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30-Yr fixed 4.750 % 0.7 to 1
15-Yr fixed 3.750 % 0.7 to 1
5/1 ARM 3.125 % 0.7 to 1
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Volatility is Your Friend

As the economic situation gets worse and worse, but with the attention of the media focused squarely on jobs, the real estate market is receiving a much needed breather from the spotlight. This is great news for the true real estate investor, as the coverage drew more amateur competition into the real estate market bubble crash of 2008, which did not allow for true speculation by seasoned professionals of real estate.

This time around, as the foreclosures continue (right under the nose of the weekend warrior because it is not plastered all over MSNBC), the true real estate investor can take full advantage of the current mortgage rates to score some great deals on investment grade properties.

As mortgage rates are kept low by the Fed, and banks looking to cut deals with good borrowers with great credit scores (that is you, right?) the current mortgage rates remain at lows for recent times, with current rates being under 4% for the best borrowers.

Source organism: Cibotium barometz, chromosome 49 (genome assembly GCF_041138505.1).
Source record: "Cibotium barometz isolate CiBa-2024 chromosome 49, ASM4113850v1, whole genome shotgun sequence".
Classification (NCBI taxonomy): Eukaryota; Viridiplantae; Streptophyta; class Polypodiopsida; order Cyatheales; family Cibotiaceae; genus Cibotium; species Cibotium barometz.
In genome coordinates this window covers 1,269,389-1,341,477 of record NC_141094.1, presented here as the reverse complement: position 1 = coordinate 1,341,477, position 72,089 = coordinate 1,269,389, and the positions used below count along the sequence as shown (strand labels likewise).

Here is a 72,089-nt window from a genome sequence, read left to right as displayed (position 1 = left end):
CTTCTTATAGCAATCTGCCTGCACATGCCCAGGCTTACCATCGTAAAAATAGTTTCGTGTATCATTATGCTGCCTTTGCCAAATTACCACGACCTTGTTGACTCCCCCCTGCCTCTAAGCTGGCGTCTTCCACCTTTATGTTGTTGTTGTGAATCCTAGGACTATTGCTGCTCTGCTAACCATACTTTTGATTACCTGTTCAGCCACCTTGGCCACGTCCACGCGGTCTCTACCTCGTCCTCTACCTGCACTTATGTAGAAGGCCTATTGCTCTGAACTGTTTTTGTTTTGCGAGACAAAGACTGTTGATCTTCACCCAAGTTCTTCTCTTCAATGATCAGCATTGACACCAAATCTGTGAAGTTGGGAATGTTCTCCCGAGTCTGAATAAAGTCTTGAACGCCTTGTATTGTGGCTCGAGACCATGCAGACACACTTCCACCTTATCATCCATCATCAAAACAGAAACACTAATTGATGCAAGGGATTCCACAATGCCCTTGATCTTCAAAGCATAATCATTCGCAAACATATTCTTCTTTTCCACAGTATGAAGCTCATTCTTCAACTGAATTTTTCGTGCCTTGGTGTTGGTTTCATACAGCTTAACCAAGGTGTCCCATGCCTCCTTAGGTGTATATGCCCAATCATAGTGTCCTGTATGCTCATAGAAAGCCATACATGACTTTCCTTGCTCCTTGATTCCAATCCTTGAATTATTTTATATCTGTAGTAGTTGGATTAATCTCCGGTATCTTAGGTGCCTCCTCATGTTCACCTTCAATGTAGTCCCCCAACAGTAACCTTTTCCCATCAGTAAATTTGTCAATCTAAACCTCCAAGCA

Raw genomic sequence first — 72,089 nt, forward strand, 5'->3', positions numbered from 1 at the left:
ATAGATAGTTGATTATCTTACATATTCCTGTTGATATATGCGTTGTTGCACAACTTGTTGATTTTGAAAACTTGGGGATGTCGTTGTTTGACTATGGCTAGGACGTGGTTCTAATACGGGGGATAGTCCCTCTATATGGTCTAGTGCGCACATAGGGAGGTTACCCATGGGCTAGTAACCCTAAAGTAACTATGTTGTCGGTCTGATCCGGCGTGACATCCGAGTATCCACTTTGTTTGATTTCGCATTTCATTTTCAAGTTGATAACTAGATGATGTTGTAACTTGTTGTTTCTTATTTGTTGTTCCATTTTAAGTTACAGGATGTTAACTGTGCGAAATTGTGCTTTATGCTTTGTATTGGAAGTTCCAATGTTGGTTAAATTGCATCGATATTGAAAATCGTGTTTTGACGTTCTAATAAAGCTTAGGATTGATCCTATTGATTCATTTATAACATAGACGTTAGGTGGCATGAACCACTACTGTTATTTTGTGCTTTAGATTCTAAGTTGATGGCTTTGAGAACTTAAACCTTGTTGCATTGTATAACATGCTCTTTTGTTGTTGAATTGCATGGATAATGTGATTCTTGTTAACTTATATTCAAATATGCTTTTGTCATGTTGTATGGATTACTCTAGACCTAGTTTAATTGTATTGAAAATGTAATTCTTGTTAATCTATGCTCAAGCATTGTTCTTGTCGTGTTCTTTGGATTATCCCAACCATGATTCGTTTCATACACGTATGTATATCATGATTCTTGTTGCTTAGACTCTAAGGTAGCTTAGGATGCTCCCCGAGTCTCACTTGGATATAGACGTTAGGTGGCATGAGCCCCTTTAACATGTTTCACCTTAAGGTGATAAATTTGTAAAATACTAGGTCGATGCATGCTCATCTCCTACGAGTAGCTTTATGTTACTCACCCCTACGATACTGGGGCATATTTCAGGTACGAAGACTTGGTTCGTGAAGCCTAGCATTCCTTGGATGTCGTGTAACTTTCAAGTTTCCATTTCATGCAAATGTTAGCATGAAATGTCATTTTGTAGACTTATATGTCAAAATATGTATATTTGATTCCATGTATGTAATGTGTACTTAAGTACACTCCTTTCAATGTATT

Those willing to risk a variable loan can get even lower rates, a strategy that many recommend for those with the capital to pay off the loan in less than 5 years.

Even if you can not do this, calculating the amount of money that you must make to overcome the costs of a new property is much easier than it has ever been before. With every real estate site out there with its own free interest only mortgage calculator, a real estate investor will know exactly what he or she is getting into before committing.

Also, with an interest only mortgage calculator, you can stay in touch with the worst case scenario should something go wrong with your finances during an investment. At least if you can not pay the principal, you can hold off the creditors by refinancing to this type of a loan and renting for slightly more, to put the extra in your rainy day coffers. Once the market turns up again and you get some equity, you can refinance again and pay off the extra interest with the saved money, and recoup your loss from the equity in the home, while your renter pays for the gap the entire time.